The collapse of awards show ratings continues.
Viewership for Sunday’s Grammy Awards on CBS fell to 8.8 million viewers, according to Nielsen, the television research firm.
That’s a new low for the show and a 53 percent drop compared with last year’s show, which drew 18.7 million viewers. The previous low was 17 million viewers in 2006, when Green Day won record of the year.
The ratings slide for the Grammys came two weeks after the Golden Globes lost 62 percent of its audience, attracting 6.9 million viewers on NBC.
Viewership for all live television events has plummeted as people have seemed less enthusiastic about watching three-hour events packed with commercial breaks. The Super Bowl last month fell to a 15-year low in viewership. And it appears there is limited interest in a ceremony that has been scaled down because of coronavirus precautions.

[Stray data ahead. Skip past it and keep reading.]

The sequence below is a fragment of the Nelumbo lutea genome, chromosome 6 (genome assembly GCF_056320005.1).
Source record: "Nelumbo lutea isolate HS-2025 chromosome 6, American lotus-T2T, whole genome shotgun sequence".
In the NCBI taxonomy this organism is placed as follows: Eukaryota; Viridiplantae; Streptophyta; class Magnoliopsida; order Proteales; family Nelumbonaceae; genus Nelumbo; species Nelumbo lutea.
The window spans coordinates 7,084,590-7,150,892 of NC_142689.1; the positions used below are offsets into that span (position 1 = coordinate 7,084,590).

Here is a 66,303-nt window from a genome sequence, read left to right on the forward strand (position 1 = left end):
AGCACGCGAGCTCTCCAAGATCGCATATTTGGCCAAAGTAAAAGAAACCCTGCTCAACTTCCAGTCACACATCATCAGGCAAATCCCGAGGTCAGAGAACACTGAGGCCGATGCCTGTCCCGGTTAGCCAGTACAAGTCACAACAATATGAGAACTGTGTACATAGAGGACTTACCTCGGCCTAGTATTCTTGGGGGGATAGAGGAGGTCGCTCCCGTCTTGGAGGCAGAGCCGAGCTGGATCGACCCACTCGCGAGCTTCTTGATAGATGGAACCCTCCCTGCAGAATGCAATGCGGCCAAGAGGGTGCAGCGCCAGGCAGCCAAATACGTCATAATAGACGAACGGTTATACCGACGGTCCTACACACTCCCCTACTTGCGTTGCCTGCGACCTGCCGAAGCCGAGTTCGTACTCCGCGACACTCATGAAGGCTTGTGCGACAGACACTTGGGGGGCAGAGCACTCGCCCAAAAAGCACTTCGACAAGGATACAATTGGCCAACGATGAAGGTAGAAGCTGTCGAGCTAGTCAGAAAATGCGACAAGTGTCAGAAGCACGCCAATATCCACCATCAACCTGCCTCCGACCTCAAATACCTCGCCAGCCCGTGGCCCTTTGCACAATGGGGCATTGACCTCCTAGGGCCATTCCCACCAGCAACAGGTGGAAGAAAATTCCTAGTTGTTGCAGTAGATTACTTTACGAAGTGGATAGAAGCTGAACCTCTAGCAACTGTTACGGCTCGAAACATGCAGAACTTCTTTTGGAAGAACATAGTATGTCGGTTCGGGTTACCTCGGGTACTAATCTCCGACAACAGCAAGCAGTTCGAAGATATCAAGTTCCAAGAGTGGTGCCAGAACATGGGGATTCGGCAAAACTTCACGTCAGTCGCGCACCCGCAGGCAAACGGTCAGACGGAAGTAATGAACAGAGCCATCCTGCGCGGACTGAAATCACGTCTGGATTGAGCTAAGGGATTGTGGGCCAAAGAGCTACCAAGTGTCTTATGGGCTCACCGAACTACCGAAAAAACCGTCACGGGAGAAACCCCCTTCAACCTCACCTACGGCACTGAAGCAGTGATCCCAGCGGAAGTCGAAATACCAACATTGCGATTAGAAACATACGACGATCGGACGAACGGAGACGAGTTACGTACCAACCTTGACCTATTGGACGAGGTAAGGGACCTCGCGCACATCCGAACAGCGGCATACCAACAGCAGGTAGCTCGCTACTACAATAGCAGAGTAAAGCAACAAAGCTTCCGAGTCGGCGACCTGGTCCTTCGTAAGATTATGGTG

But unlike the Golden Globes or the most recent Emmy Awards broadcast — which also had a record low in viewership — the Grammy Awards managed to avoid the use of Zoom to power the ceremony. And the show did not lack in star power, with performances by Harry Styles, Taylor Swift, Billie Eilish, Megan Thee Stallion and Cardi B.
The show, at more than three and a half hours, drew praise for its production, with a mix of live performances and a small ceremony in an open-air tent outside the Staples Center in downtown Los Angeles. Trevor Noah, the show’s host, likewise received warm reviews.
Still, the ratings news is likely to set off alarm bells for the Academy of Motion Picture Arts and Sciences and the Academy Awards’s broadcaster, ABC. Viewership of last year’s Oscars broadcast fell to a low of 23.6 million. Nominees for this year’s awards were announced Monday, and the ceremony is scheduled for April 25.
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